Anyway, here are many of the films from September to December 2014 that I didn’t see, for one reason or another. It’s by no means complete, but that’s what you get when you’re using Wikipedia and Best of/Worst of lists from other sites. Read more…

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Review: “The Road” (2009)

July 8, 2013 1 comment
The RoadDirected by: John Hillcoat
Produced by: Nick Wechsler, Steve Schwartz, Paula Mae Schwartz
Written by: Joe Penhall (screenplay)
Edited by: Jon Gregory
Cinematography by: Javier Aguierresarobe
Music by: Nick Cave, Warren Ellis
Starring: Viggo Mortensen, Kodi Smit-McPhee, Charlize Theron, Robert Duvall, Guy Pearce, Molly Parker, Michael Kenneth Williams, Garret Dillahunt
Based on the novel by Cormac McCarthy
Year: 2009

 

(Portions of this review appeared in one of my previous articles, with thoughts and quotes expanded upon, updated, and edited throughout.)

Based on the Pulitzer Prize-winning novel by Cormac McCarthy, The Road is a depressing, relentless story of this nameless father and son traveling across a desolate, post-apocalyptic wasteland. Here is an apocalypse where any sort of hope at all comes from what remains with you in the present, right in front of you, because tomorrow is no longer a certainty, and people are no longer to be counted on to help. For this father, his son is the only source of hope that he clings to, and it is his sole ambition to keep the boy safe from harm, even if that means the safest route is a quick and painless death. Read more…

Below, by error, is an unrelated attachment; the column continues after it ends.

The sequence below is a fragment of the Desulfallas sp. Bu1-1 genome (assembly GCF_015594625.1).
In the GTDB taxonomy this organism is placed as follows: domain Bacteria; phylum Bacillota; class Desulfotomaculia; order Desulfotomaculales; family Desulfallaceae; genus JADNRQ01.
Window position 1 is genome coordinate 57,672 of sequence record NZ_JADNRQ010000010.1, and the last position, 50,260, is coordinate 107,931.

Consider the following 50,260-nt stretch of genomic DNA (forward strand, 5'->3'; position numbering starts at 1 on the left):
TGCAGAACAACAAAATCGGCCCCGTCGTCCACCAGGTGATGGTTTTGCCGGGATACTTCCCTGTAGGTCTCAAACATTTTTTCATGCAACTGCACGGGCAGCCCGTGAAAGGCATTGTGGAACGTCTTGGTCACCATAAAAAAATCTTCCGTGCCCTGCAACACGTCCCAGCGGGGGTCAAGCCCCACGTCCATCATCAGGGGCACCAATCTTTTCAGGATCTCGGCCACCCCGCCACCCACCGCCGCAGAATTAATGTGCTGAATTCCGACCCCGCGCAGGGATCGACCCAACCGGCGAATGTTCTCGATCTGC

Theatrical Review: “ParaNorman”

August 26, 2012 6 comments
Directed by: Sam Fell, Chris Butler
Produced by: Travis Knight, Arianne Sutner
Written by: Chris Butler (screenplay), Arianne Sutner, Stephen Stone (story)
Cinematography by: Tristan Oliver
Music by: Jon Brion
Starring: Kodi Smit-McPhee, Tucker Albrizzi, Anna Kendrick, Casey Affleck, John Goodman, Leslie Mann, Jeff Garlin, Jodelle Ferland, Christopher Mintz-Plasse, Elaine Stritch, Bernard Hill, Jodelle Ferland, Tempestt Bledsoe, Hannah Noyes, Ariel Winter
Year: 2012

 

There are several things that I admire about this movie that I’m just going to highlight from the outset:

  1. The animation is impressive. I have no idea how they pulled off the visually (not to mention emotionally) charged ending effects, but I would really like to see the featurette on the home release on that.
  2. Getting back to the emotion, there are moments in the film that feel stunningly authentic, and that ending really does pay off.
  3. The filmmakers largely stayed away from obvious pop culture horror references that would be so prevalent in so many big studio film efforts. There are some, one of which is revealed in the trailers (“You want to play hockey?”) and another that is a lot more subtle than this (Norman’s ringtone is from The Exorcist), but, for the most part, the film is a much calmer, more self-contained experience than it could have been.

I lead into this review with those points because I don’t want to sound like I didn’t enjoy this film, because that wouldn’t necessarily be true. The fact of the matter, however, is that for all the things this film excels at, there are several things that hold it back for me from being the apparent critical darling that Rotten Tomatoes would suggest that ParaNorman is.

Read more…